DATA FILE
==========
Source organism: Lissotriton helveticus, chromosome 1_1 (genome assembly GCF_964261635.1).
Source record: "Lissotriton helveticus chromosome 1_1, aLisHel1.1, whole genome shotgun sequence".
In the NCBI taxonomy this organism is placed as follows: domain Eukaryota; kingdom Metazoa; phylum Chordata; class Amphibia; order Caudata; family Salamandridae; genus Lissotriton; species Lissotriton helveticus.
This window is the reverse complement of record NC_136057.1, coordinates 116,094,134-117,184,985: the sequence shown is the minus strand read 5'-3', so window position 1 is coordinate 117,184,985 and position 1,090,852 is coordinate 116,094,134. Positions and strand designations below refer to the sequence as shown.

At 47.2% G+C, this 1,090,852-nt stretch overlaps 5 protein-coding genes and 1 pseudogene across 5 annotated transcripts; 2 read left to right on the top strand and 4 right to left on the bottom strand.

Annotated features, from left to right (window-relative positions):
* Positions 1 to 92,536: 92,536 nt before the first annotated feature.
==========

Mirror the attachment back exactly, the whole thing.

Source organism: Lissotriton helveticus, chromosome 1_1 (genome assembly GCF_964261635.1).
Source record: "Lissotriton helveticus chromosome 1_1, aLisHel1.1, whole genome shotgun sequence".
In the NCBI taxonomy this organism is placed as follows: domain Eukaryota; kingdom Metazoa; phylum Chordata; class Amphibia; order Caudata; family Salamandridae; genus Lissotriton; species Lissotriton helveticus.
This window is the reverse complement of record NC_136057.1, coordinates 116,094,134-117,184,985: the sequence shown is the minus strand read 5'-3', so window position 1 is coordinate 117,184,985 and position 1,090,852 is coordinate 116,094,134. Positions and strand designations below refer to the sequence as shown.

At 47.2% G+C, this 1,090,852-nt stretch overlaps 5 protein-coding genes and 1 pseudogene across 5 annotated transcripts; 2 read left to right on the top strand and 4 right to left on the bottom strand.

Annotated features, from left to right (window-relative positions):
* Positions 1 to 92,536: 92,536 nt before the first annotated feature.